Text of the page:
On a personal basis, it’s just another month of the year.
But Brian O. Johnston wants his fellow citizens to learn about the often-forgotten contributions made by black people, not just in Nova Scotia but across North America.
“It’s always with us,” said Johnston, pastor at Zion United Baptist Church. “We have got to find a way that makes everyone feel equal, that they have a chance to be the greatest they can be in a system that doesn’t discriminate and is fair for everybody.”
February marks African Heritage Month in Nova Scotia.
Johnston became the best person he could be partly by learning about the achievements of black people in the Americas. One of his historical role models was African-American scientist George Washington Carver, known for his research on soil depletion and the creation of many products using peanuts.
However, as a school kid growing up in Dartmouth, Johnston’s teachers typically said that black people were brought as slaves or bonded servants to Nova Scotia, without discussing the more positive aspects of his people’s history.
“I did not learn it was a black man who did the first blood transfusion,” said Johnston, “…nothing about the contribution of blacks to the invention of the first traffic light.”
The lot of African Nova Scotians has improved, with an end to formal segregation in public places and more attention to education and awareness about black history in Canada.
However, African Nova Scotians in both Truro and elsewhere are still a marginalized community, especially when it comes to jobs and housing.
“I don’t think we’ve made tremendous strides to be honest with you; still if you look around Truro, there are very few blacks employed,” said Johnston. “It is sad because a number of African Nova Scotians will not reach their full potential and so the province will not fully be as great as it can be, as a large segment of the population is underachieving.”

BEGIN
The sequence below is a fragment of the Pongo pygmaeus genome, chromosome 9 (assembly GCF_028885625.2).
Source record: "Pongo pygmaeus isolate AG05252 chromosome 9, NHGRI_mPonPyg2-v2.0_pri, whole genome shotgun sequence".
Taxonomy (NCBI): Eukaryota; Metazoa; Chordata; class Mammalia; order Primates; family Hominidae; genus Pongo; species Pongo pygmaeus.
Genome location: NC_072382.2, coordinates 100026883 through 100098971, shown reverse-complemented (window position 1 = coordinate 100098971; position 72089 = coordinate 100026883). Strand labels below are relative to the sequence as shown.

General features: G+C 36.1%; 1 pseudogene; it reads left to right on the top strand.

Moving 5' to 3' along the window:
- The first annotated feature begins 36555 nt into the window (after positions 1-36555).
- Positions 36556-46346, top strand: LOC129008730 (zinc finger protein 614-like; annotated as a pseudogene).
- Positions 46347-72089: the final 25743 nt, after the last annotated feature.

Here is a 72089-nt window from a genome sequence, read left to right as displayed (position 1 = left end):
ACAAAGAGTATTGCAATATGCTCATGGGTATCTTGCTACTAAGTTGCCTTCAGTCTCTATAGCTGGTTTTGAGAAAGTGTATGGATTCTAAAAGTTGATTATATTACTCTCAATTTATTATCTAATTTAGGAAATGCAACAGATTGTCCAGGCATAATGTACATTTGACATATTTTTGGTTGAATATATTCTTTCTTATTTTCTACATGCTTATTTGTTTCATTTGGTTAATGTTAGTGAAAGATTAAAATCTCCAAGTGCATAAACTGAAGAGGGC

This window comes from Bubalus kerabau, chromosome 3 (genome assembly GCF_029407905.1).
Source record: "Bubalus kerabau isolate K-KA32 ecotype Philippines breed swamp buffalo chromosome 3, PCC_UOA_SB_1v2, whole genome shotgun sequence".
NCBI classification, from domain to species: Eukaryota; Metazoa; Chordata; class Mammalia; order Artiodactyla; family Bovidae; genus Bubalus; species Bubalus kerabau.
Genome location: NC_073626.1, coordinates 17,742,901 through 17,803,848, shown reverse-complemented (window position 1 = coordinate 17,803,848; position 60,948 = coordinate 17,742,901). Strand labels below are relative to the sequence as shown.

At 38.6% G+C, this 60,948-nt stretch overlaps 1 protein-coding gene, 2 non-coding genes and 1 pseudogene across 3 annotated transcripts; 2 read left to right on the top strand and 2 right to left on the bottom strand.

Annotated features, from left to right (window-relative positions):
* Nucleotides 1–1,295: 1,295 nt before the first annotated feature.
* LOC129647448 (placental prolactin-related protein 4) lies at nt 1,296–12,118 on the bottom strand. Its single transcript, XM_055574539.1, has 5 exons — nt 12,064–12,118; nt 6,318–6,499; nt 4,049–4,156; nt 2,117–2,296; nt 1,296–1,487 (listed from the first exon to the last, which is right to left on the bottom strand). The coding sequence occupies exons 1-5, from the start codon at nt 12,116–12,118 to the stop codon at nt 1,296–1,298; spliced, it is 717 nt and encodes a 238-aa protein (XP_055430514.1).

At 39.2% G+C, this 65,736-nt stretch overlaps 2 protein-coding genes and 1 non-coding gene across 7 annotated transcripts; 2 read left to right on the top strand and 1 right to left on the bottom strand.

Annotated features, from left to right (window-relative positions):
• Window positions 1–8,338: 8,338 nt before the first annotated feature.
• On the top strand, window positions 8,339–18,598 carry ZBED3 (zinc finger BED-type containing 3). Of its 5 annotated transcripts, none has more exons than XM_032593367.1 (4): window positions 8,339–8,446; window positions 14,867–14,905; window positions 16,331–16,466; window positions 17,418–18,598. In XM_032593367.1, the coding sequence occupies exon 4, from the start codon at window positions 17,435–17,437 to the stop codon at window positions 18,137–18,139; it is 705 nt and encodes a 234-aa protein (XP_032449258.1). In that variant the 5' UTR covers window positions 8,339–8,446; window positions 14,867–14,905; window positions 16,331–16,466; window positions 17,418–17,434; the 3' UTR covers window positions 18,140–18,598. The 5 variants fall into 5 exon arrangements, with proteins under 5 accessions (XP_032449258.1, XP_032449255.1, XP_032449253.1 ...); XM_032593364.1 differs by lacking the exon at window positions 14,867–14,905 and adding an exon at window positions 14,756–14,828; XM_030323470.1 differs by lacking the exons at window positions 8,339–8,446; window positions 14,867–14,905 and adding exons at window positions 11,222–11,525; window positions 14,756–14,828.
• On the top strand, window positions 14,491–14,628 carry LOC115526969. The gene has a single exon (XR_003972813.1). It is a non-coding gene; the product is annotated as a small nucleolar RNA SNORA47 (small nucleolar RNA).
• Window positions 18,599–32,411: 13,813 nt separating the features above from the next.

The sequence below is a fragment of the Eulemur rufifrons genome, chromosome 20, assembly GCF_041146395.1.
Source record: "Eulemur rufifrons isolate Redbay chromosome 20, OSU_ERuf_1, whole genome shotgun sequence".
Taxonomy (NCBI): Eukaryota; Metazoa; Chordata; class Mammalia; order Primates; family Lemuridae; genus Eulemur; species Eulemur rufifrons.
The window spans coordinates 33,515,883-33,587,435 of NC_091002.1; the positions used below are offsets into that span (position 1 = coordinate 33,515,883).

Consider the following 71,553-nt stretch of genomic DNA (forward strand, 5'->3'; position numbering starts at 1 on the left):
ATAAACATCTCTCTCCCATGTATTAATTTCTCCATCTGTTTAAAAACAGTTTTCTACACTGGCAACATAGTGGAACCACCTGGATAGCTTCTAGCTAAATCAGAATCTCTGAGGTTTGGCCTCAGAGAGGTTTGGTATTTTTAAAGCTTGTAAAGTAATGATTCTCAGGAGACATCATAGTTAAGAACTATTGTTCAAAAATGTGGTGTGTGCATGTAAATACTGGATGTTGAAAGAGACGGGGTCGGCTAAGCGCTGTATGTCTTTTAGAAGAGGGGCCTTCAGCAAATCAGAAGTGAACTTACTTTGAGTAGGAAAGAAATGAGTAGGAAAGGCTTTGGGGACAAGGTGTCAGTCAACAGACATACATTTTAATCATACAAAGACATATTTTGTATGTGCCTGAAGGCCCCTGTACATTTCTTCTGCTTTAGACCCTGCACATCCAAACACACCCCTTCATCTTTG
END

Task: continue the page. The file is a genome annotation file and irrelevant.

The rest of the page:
However, Johnston is trying to turn the tide in his own small way at his Sunday church services through February and March.
Congregation members can stand up and briefly describe a significant person in black history.
Zion United Baptist Church was first founded in 1896 and remains a mostly African Nova Scotian congregation today, although anyone is welcome to join. It has occupied the same site on Prince Street for 122 years.
Johnston said black worshippers founded the church after experiencing racial prejudice from white fellow Christians, but the split with the original church was amicable.
“They gave us their blessing,” he said.
A mounted plaque listing the founding members of Zion United Baptist Church can still be seen today.